CAMPAIGNS: Product PR - George’s sausage gets hard press

Client: JbarB Foods and George Foreman Sausage Products (Houston)
PR Team: Center for the Persuasive Arts (San Antonio)
Campaign: George Foreman Sausage Products launch
Time Frame: February and March 2000
Budget: dollars 6,700 in hard costs plus dollars 8,500 per month
retainer on one-year contract

Client: JbarB Foods and George Foreman Sausage Products (Houston)
PR Team: Center for the Persuasive Arts (San Antonio)
Campaign: George Foreman Sausage Products launch
Time Frame: February and March 2000
Budget: dollars 6,700 in hard costs plus dollars 8,500 per month
retainer on one-year contract

Client: JbarB Foods and George Foreman Sausage Products (Houston)

PR Team: Center for the Persuasive Arts (San Antonio)

Campaign: George Foreman Sausage Products launch

Time Frame: February and March 2000

Budget: dollars 6,700 in hard costs plus dollars 8,500 per month

retainer on one-year contract



If you use the term ’hot link’ in East Texas, you’re more likely

ordering lunch at a barbecue joint than chatting about a trendy Web

site.



These artery-clogging sausages boosted post-retirement income for East

Texas football hero Earl Campbell and his former Houston Oilers’ coach,

Bum Phillips. Both have established their own brands. JbarB Foods teamed

up with retired boxing champ George Foreman to create another line after

Campbell moved production from JbarB to his own plant.



To launch the new links, George Foreman Sausage Products hired the

Center for the Persuasive Arts, a San Antonio integrated marketing firm

that recently changed its name from the Atkins Agency. The company was

given a small budget to differentiate the new product from other

sports-related Texas sausage brands.





Strategy



The agency decided to roll out promotions city by city. In the first,

San Antonio, it concentrated on generating ’street buzz’ instead of

column inches. ’For a product, you can’t get ink unless you can buy it,’

says media relations director Ken Slavin, recognizing the difficulty in

interesting news departments in commercial products. The firm decided to

blanket San Antonio with messages about a mysterious ’George’ the week

of the local rodeo.





Tactics



The agency plastered George’s name everywhere. Although Slavin said the

company had no advertising budget, his firm did pay for billboards to

complement a stealth PR campaign. People wearing ’George Likes It Hot’

sandwich boards staked out sidewalks in front of restaurants and

newsrooms.



Window-clinging stickers appeared on windshields, and magnets showed up

in elevators around town.



Project leader Melody Campbell-Goeken set up an anonymous e-mail account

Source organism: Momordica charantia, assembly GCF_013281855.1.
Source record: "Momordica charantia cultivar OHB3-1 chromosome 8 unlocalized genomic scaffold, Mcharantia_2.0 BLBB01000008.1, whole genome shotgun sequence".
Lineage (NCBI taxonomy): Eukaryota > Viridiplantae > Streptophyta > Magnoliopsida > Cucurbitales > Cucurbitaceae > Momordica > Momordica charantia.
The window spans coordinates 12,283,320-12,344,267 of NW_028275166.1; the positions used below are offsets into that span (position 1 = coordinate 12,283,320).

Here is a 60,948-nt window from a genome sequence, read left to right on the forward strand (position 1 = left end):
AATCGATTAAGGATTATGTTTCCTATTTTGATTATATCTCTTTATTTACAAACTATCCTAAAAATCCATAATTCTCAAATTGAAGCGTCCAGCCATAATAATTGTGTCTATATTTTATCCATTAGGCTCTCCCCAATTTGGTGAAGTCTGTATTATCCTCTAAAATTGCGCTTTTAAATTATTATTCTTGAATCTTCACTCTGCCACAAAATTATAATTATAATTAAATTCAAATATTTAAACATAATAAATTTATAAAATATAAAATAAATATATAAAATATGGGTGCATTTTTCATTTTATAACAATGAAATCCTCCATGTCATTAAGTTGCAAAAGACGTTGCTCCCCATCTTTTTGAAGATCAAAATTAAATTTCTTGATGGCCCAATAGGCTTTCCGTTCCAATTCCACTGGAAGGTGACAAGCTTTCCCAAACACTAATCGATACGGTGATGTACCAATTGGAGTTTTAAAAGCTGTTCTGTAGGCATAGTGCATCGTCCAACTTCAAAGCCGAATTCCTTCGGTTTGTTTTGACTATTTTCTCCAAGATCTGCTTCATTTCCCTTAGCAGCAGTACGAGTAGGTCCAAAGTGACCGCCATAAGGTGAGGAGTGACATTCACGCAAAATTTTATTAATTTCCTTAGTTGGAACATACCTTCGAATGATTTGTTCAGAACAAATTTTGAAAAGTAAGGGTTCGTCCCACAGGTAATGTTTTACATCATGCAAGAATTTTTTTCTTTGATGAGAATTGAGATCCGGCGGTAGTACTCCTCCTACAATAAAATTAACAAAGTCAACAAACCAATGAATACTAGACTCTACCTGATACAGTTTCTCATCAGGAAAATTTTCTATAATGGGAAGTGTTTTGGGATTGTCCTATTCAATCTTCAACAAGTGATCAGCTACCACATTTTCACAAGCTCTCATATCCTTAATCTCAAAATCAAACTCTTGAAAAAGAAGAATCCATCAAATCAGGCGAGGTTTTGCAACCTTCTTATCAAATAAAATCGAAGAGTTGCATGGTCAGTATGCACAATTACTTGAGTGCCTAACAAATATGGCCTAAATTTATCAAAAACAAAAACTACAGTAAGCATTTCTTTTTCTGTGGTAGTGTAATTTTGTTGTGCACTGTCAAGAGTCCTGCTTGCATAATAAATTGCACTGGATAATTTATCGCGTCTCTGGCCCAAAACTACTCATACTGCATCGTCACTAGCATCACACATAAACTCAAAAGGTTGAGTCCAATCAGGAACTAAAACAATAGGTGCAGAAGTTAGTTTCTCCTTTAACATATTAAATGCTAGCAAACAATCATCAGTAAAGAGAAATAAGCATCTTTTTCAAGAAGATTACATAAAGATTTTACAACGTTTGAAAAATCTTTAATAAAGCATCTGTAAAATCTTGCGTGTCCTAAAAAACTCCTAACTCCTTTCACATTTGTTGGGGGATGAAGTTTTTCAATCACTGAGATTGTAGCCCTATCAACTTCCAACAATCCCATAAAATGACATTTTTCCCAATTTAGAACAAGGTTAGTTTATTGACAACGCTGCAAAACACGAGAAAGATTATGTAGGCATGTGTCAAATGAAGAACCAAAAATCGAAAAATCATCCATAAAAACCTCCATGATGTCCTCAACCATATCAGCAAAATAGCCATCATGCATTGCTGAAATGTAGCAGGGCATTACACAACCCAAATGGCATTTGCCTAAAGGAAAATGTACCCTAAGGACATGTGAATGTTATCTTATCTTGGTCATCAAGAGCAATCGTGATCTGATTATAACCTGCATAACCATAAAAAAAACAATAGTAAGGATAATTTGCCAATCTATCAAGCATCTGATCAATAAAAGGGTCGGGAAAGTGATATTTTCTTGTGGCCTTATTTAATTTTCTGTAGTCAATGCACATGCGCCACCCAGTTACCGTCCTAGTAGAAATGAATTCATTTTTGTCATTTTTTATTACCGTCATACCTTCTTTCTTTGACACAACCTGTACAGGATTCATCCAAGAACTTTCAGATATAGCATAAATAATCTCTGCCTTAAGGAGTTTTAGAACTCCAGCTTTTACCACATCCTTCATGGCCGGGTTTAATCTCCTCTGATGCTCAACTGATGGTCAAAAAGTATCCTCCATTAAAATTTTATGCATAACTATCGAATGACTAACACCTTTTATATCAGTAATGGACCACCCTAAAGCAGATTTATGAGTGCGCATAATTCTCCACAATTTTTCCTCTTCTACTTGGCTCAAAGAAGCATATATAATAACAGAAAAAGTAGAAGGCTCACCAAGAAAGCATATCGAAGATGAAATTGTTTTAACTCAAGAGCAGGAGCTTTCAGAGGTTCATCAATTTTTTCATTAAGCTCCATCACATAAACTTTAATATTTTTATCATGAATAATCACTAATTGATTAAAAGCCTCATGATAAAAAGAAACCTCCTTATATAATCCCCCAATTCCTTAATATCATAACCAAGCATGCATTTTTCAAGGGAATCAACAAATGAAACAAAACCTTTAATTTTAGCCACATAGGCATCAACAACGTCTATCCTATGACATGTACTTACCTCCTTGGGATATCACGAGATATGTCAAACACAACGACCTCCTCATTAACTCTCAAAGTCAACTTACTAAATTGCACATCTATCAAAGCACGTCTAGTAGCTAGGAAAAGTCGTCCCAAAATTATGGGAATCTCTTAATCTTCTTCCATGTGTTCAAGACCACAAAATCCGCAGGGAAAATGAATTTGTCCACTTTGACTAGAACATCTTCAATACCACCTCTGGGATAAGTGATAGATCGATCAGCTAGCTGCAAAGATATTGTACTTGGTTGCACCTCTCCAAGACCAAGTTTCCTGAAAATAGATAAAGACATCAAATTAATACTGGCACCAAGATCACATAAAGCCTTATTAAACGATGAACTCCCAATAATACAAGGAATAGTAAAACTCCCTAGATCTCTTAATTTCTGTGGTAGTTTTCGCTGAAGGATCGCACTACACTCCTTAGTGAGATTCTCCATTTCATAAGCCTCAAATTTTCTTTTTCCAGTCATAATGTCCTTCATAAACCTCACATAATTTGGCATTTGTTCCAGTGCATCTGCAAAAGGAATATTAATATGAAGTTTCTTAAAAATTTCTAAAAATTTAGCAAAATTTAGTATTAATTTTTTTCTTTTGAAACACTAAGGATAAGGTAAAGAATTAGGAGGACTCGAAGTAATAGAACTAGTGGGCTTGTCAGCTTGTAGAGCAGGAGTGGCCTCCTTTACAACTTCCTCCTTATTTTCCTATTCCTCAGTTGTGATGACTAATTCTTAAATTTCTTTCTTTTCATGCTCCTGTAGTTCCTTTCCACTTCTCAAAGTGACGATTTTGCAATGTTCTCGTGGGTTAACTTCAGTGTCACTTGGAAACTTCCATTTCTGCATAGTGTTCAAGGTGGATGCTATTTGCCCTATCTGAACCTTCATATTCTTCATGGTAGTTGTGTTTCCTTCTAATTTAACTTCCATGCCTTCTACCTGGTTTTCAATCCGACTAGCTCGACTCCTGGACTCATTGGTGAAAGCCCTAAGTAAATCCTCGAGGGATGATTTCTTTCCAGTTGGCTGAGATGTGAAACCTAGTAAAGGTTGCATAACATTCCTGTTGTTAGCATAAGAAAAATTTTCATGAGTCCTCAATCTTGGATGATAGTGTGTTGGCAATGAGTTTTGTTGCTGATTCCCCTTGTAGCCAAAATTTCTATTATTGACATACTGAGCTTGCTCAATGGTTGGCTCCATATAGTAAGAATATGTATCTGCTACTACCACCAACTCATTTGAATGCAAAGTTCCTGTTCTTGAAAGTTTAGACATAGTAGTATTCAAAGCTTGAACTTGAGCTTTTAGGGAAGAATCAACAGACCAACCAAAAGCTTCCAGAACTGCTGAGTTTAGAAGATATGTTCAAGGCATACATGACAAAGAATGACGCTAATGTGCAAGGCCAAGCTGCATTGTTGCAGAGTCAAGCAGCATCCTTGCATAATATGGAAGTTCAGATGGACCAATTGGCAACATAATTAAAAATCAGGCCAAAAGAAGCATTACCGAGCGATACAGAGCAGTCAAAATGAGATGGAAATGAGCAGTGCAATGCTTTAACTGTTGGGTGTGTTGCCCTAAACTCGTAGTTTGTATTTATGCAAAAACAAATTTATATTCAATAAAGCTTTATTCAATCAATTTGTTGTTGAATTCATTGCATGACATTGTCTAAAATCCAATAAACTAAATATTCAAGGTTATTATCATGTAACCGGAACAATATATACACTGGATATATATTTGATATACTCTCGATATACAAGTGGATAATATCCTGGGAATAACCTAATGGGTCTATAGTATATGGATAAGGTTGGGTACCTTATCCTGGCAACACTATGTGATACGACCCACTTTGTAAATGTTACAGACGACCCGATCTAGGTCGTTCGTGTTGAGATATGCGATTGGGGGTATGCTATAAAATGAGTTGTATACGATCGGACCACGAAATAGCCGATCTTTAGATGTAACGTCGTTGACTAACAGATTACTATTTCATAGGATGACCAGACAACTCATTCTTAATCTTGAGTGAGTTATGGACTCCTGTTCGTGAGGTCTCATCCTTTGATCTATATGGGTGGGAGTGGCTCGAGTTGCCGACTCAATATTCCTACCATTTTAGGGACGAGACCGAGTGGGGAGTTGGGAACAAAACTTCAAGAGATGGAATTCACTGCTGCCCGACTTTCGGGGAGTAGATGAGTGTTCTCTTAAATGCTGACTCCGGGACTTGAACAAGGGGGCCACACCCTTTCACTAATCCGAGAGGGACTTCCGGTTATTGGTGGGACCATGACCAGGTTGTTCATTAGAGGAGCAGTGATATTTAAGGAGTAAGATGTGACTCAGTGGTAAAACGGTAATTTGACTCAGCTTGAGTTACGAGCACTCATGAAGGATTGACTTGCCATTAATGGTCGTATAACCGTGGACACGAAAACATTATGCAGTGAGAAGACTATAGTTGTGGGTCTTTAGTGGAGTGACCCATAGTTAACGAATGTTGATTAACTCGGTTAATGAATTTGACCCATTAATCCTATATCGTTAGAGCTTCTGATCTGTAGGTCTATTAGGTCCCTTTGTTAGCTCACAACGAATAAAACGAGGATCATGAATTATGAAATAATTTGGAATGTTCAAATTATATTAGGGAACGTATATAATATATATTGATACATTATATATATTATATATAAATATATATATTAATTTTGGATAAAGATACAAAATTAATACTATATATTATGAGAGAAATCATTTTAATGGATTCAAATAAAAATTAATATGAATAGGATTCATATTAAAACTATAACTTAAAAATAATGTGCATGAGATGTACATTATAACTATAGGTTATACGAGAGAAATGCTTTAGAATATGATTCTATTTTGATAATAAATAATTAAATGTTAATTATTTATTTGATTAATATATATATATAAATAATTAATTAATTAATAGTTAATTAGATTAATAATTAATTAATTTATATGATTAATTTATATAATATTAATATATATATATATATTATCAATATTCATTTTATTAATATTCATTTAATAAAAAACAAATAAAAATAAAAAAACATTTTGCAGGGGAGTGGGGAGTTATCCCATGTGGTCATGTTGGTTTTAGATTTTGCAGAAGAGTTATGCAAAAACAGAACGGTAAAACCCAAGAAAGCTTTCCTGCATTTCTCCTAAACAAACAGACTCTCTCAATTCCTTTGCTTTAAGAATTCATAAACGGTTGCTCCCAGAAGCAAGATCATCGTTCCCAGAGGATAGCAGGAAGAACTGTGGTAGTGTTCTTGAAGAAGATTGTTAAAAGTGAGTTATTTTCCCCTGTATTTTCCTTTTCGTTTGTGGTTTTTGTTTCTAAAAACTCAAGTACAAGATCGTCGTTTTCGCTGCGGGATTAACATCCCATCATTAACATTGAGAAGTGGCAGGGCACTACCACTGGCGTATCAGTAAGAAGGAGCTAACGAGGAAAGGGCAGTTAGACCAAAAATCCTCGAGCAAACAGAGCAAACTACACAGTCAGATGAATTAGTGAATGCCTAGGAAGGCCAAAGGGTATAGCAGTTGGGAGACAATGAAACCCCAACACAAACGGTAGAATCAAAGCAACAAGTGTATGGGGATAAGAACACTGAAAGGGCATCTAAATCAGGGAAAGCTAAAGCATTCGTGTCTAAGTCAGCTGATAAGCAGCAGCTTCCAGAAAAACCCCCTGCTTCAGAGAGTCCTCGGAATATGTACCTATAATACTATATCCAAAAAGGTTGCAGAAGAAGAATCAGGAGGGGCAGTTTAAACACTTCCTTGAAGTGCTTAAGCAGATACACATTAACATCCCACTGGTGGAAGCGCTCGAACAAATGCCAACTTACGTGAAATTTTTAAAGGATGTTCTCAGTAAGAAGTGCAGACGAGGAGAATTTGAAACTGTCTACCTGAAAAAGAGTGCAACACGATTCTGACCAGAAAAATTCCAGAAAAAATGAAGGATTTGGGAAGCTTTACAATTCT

and sent rhyming teasers daily to a list of 500 reporters and business

leaders. ’Plants’ called newsrooms and radio talk shows to ask who

George might be. Speculation favored George Bush (the elder), who was

visiting San Antonio, and local country singer George Strait.



A plane flew banners across downtown and over the crowded rodeo

grounds.



The agency videotaped one flight and anonymously sent it as b-roll to

local television stations. Key reporters received daily gifts such as

Red Hot candies. To reveal the secret the morning before Foreman

appeared at the rodeo, staff delivered packages of hot links to local

newsrooms.





Results



The client began stocking hot links in Texas grocery stores during

September.



John Foshee, managing partner of George Foreman Sausage Products, says

the company moved as much of the product during the first sales period

following the San Antonio event as it had in all previous months

combined.



The agency says sales went from about dollars 7,000 a month to dollars

7,000 a week.



Susan Yerkes, lifestyle columnist for the San Antonio Express News, says

office talk prompted her to respond to the anonymous e-mails and request

an advance interview. ’I wouldn’t say it totally overwhelmed the public

consciousness,’ Yerkes comments, although a couple of people outside the

newsroom brought George up in conversation. Her column ran the weekend

of Foreman’s appearance.



A KMOL (NBC) weathercaster named George used the b-roll in live standups

from the rodeo, and stories about Foreman’s visit ran on the local Fox

affiliate and a Spanish-language station. Other news squeezed the event

off the lineup at KENS (ABC), while KSAT assignment editor Michael

Pearson called the campaign ’a waste of money.’ A news story ’would have

just been an ad for him,’ Pearson says. DJs at 10 radio stations

discussed the George phenomena or did interviews.



Due to time constraints and Foreman’s hometown popularity, the agency

dispensed with intrigue for the Houston rodeo appearance a few days

later.



Three network affiliates ran stories, and the sausage was featured in a

Houston Chronicle food column.





Future



Since George is already out of the bag, the center likely will use

somewhat different approaches at events planned for four other Texas

cities. In addition to hot links, the firm will promote an expanded line

of beef and pork ring sausages.



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